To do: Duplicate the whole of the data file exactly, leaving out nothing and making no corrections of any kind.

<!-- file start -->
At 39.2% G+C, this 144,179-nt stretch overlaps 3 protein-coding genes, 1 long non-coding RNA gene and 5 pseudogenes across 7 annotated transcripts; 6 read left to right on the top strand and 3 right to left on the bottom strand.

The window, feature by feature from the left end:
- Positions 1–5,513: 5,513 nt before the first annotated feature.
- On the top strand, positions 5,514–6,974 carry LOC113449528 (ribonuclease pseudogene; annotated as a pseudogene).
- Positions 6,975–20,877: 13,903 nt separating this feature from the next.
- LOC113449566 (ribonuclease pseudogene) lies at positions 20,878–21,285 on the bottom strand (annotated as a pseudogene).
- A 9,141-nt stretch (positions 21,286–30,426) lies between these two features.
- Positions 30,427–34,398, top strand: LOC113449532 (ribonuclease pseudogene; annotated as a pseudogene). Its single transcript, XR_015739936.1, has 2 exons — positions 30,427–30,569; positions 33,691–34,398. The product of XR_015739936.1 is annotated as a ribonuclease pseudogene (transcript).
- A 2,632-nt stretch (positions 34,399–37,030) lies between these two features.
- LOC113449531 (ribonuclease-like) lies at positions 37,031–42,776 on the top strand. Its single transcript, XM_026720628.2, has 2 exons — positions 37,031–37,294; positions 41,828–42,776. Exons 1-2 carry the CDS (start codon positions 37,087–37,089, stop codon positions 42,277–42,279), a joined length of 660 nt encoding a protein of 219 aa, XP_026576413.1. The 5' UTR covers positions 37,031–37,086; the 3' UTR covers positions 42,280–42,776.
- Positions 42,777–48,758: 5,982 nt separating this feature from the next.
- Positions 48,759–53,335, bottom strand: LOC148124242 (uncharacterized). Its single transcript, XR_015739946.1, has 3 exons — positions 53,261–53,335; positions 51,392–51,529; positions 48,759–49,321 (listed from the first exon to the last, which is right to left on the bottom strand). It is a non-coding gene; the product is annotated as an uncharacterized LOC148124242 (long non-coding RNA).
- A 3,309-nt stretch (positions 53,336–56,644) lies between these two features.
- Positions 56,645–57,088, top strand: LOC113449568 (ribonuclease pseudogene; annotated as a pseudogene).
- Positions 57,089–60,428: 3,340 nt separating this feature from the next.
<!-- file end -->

At 39.2% G+C, this 144,179-nt stretch overlaps 3 protein-coding genes, 1 long non-coding RNA gene and 5 pseudogenes across 7 annotated transcripts; 6 read left to right on the top strand and 3 right to left on the bottom strand.

The window, feature by feature from the left end:
- Positions 1–5,513: 5,513 nt before the first annotated feature.
- On the top strand, positions 5,514–6,974 carry LOC113449528 (ribonuclease pseudogene; annotated as a pseudogene).
- Positions 6,975–20,877: 13,903 nt separating this feature from the next.
- LOC113449566 (ribonuclease pseudogene) lies at positions 20,878–21,285 on the bottom strand (annotated as a pseudogene).
- A 9,141-nt stretch (positions 21,286–30,426) lies between these two features.
- Positions 30,427–34,398, top strand: LOC113449532 (ribonuclease pseudogene; annotated as a pseudogene). Its single transcript, XR_015739936.1, has 2 exons — positions 30,427–30,569; positions 33,691–34,398. The product of XR_015739936.1 is annotated as a ribonuclease pseudogene (transcript).
- A 2,632-nt stretch (positions 34,399–37,030) lies between these two features.
- LOC113449531 (ribonuclease-like) lies at positions 37,031–42,776 on the top strand. Its single transcript, XM_026720628.2, has 2 exons — positions 37,031–37,294; positions 41,828–42,776. Exons 1-2 carry the CDS (start codon positions 37,087–37,089, stop codon positions 42,277–42,279), a joined length of 660 nt encoding a protein of 219 aa, XP_026576413.1. The 5' UTR covers positions 37,031–37,086; the 3' UTR covers positions 42,280–42,776.
- Positions 42,777–48,758: 5,982 nt separating this feature from the next.
- Positions 48,759–53,335, bottom strand: LOC148124242 (uncharacterized). Its single transcript, XR_015739946.1, has 3 exons — positions 53,261–53,335; positions 51,392–51,529; positions 48,759–49,321 (listed from the first exon to the last, which is right to left on the bottom strand). It is a non-coding gene; the product is annotated as an uncharacterized LOC148124242 (long non-coding RNA).
- A 3,309-nt stretch (positions 53,336–56,644) lies between these two features.
- Positions 56,645–57,088, top strand: LOC113449568 (ribonuclease pseudogene; annotated as a pseudogene).
- Positions 57,089–60,428: 3,340 nt separating this feature from the next.